Magazine article Insight on the News

New Evidence Fuels Iran Terror Debate; as New Light Is Shed on Iran's Official Involvement in Terrorism, Policy Infighting Has Intensified between the White House, Pentagon and State Department

Magazine article Insight on the News

New Evidence Fuels Iran Terror Debate; as New Light Is Shed on Iran's Official Involvement in Terrorism, Policy Infighting Has Intensified between the White House, Pentagon and State Department

Article excerpt

Byline: Kenneth R. Timmerman, INSIGHT

Hard new information on the involvement of the Iranian government in terrorism, coupled with mounting concern that Iran is much closer to developing nuclear weapons than previously thought, has brought the White House to a policy Rubicon, administration officials and think-tank analysts tell Insight. President George W. Bush recognizes that he must craft a tougher approach toward a regime he identified 18 months ago as a member of the Axis of Evil, White House officials say. And yet his top advisers continue to be split between two conflicting and mutually exclusive approaches.

"As of now, there is no Iran policy," American Enterprise Institute scholar Richard Perle tells Insight. Until recently Perle was chairman of the Defense Policy Board, and he remains close to Defense Secretary Donald Rumsfeld. "It is well known within the administration that Iran is the single most active source of terrorism and is the biggest financier of terrorism. And yet, no clear strategy has been developed to deal with Iran," Perle says.

Several interagency meetings scheduled to determine a new U.S. policy toward Iran have been canceled in recent weeks as the debate intensified within the administration. Deputy Secretary of State Richard Armitage even has called the Islamic Republic of Iran "a democracy," and the State Department continues to counsel a careful dialogue with the Tehran regime. The Pentagon and the White House, however, believe instead that the United States should devise ways of destabilizing and ultimately assisting the overthrow of the regime in favor of a secular and (hopefully) pro-Western government. They argue that anything less would "undermine" the president's war on terror.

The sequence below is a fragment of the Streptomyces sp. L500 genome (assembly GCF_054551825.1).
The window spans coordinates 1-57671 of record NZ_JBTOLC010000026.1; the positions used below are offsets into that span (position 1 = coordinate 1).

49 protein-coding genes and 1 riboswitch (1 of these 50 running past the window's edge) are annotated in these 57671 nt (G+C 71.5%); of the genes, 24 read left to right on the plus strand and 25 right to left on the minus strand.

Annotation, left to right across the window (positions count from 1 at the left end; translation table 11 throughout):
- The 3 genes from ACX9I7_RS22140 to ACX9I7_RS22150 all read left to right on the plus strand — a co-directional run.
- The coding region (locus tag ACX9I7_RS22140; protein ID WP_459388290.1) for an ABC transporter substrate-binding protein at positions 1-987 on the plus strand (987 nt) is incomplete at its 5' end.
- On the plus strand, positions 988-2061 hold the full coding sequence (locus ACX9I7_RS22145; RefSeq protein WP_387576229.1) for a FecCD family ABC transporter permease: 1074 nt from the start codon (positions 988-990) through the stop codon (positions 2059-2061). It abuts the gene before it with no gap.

New details of the involvement of the Iranian government in a murderous suicide bombing of the Argentine Israeli Mutual Association (AIMA) community center during July 1994 in Buenos Aires, just released by an Argentine judge, could help tip the balance in favor of the Pentagon and those White House officials who favor regime change in Iran.

The nine-year investigation by Judge Juan Jose Galeano led in March to international arrest warrants being issued for four Iranian government officials, as well as for notorious Lebanese terrorist Imad Mugniyeh. After alerting Interpol, which issued "red notices" on the five men, the judge formally requested that the Iranian government arrest them and make them available for trial. "The Iranian government has told us angrily that they will not comply and that the judge is stupid," sources close to Galeano tell Insight from Buenos Aires.

In addition to Mugniyeh, who works for Iran's Ministry of Information and Security (MOIS) and lives in Iran with an Iranian wife, those indicted are Mohsen Rabbani, a cultural attache at the Iranian Embassy in Buenos Aires, diplomat Barat Ali Balesh-Abadi and Ali Akbar Parvaresh, a former education minister identified in the indictment as "one of the founding members of the Pasdaran [Revolutionary Guards] and one of the ideologues of the Ministry of Information."

The fifth man facing arrest is Ali Fallahian, the former MOIS minister. "In asking for Fallahian," sources close to Galeano tell Insight, "we were showing that the whole Iranian government was behind the attack. Fallahian was just the point man for the Iranian government."

A previously classified report from the Argentinian intelligence service SIDE, quoted throughout the 400-page indictment, which this magazine obtained from sources in Buenos Aires, names more than two dozen participants in the actual attack who were recruited by Mugniyeh and Rabbani from Hezbollah operatives and from among the Iranian community in Argentina. The indictment also notes the unusually high number of visits to Buenos Aires by Iranian government officials coming from Germany, Iran, Chile, Uruguay and Brazil in the month before the attack. …

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